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Today’s article comes from an interesting place: a discussion of religious conflict in Israel, published 3 days before the Palestinian attack. Even more surprising, it is not about a religious conflict between Jews and Muslims, but one among Jews. The subject is a statement by an Orthodox member of the Knesset that the current social struggle in Israel is in fact a religious war. The opposition leader responded, “No, Rabbi Gafni, we are not in a religious war, because we have the same religion. We are Jews.”

What is this struggle about? To be honest, I do not know beyond what I have read in this article. It appears that there is some movement to secularize some aspects of public life and government in Israel. I found another article that mentions four disputed areas of religion and government in Israel: the Sabbath, conversation to Judaism, military conscription of the ultra-Orthodox, and marriage and divorce laws. I don’t know if any of these are in dispute specifically, but it seems likely that at least some of them are. In any case, they do provide an idea of the kinds of things likey to be debated.

This might seem like a strange subject for a religious war, but it is also a good time to discuss what we mean by “religious war.” I have a feeling that most non-specialists tend to think of religious wars as combats undertaken to convert other people to one’s religion. These are, historically, quite rare. Two examples that might qualify: the expansion of the Islamic state after the death of Mohammed, and Charlemagne’s wars against pagan Saxons. While both of these did lead to conversions, I doubt that they were undertaken mainly for that purpose. The Islamic caliphate did not forcibly convert people; although huge numbers did ultimately convert to Islam in the conquered areas, the wars were not followed by mass involuntary conversions. Charlemagne was more brutal in his conversion of the Saxons, and I don’t know enough about his motivations to know if converting pagans was at the top of his list. I do know, however, that the Saxons were often at war with the Frankish kingdom — as most neighbouring states were at war, in that period, much of the time — so Charlemagne would not have needed a religious reason to fight them. Most likely he converted them as a logical thing to do after conquest, not as the primary motivation behind the conquest.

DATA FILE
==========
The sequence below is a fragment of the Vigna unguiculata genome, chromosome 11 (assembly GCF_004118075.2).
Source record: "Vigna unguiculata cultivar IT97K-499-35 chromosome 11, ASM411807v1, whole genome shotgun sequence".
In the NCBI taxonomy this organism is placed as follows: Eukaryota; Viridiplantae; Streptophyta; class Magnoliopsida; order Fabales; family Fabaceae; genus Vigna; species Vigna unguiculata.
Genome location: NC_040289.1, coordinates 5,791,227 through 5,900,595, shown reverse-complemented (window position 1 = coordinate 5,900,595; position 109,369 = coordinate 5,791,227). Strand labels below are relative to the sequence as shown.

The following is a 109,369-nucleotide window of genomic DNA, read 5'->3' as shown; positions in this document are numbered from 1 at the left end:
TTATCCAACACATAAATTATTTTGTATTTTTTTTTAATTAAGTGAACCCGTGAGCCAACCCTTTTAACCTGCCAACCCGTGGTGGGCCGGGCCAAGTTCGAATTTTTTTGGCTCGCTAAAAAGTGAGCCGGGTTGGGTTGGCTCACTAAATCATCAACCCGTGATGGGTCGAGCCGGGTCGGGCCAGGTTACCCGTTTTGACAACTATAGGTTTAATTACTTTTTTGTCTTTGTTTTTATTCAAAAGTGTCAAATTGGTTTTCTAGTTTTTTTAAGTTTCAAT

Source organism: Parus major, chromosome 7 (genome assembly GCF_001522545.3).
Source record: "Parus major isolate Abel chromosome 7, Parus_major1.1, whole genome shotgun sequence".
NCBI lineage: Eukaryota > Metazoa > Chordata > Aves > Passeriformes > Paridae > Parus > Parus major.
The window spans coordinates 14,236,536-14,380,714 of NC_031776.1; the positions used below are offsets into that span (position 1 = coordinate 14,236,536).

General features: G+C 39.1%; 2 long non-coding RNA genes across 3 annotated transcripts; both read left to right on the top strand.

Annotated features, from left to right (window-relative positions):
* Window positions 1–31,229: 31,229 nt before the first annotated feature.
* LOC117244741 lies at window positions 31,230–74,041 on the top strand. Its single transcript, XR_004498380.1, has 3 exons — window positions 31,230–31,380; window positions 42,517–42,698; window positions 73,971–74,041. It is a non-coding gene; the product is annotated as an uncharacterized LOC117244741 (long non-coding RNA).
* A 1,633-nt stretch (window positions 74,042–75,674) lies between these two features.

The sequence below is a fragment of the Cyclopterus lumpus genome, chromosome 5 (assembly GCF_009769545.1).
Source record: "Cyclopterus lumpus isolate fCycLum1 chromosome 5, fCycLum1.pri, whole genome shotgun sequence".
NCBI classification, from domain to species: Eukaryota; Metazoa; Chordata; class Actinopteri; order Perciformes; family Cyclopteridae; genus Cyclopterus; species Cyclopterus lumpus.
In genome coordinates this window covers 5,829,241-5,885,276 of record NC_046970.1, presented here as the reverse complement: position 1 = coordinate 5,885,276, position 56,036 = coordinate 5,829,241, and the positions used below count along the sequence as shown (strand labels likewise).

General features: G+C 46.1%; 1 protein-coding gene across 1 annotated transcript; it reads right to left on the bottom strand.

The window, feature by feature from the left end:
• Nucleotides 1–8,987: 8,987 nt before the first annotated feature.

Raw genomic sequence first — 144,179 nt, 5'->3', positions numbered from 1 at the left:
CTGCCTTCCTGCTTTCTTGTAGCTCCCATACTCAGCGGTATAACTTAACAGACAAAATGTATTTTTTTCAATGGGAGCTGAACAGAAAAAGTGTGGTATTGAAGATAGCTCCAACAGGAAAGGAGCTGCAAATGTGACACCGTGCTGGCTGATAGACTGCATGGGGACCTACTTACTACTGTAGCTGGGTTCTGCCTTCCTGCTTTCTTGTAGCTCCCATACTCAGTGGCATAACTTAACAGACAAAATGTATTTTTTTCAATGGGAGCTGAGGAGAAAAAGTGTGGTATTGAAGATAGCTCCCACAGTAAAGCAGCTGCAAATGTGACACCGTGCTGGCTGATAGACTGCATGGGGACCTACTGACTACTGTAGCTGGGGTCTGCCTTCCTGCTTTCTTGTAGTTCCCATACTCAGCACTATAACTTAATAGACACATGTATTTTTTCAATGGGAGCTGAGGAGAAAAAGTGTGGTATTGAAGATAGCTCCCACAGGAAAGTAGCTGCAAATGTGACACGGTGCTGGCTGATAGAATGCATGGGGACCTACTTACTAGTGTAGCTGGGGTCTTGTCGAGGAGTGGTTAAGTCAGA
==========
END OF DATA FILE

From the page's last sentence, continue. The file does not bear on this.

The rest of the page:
The classical period of religious wars occurred in Europe in the 16th and 17th centuries, and these were very different. Most of the combatants wanted to live in a Christian state of their preferred faith, as indeed it was difficult to conceive of any other kind of state besides one firmly based in religion. Again, I’m sure they were happy to convert anyone they could, but the wars would have taken place even if people had broadly expected to allow freedom of conscience in the new governments anyway. Freedom of conscience was by no means sufficient for zealous adherents. They wanted the government to be based on certain religious principles (which usually had administrative implications — bishops in Catholicism and Lutheranism, congregationalism in Calvinism) and they definitely wanted the correct faith to be honoured and supported. When we speak of “religious wars” in this classical sense, therefore, we are talking about wars about how a nation is to be governed.

The disputes in Israel are more along those lines, although the dispute is between a more or less secular vision of government, not between two disputing religious views. As in our recent post on Secularism and the State, the role of government in religion is never simple to define and will always have conflicted regions.

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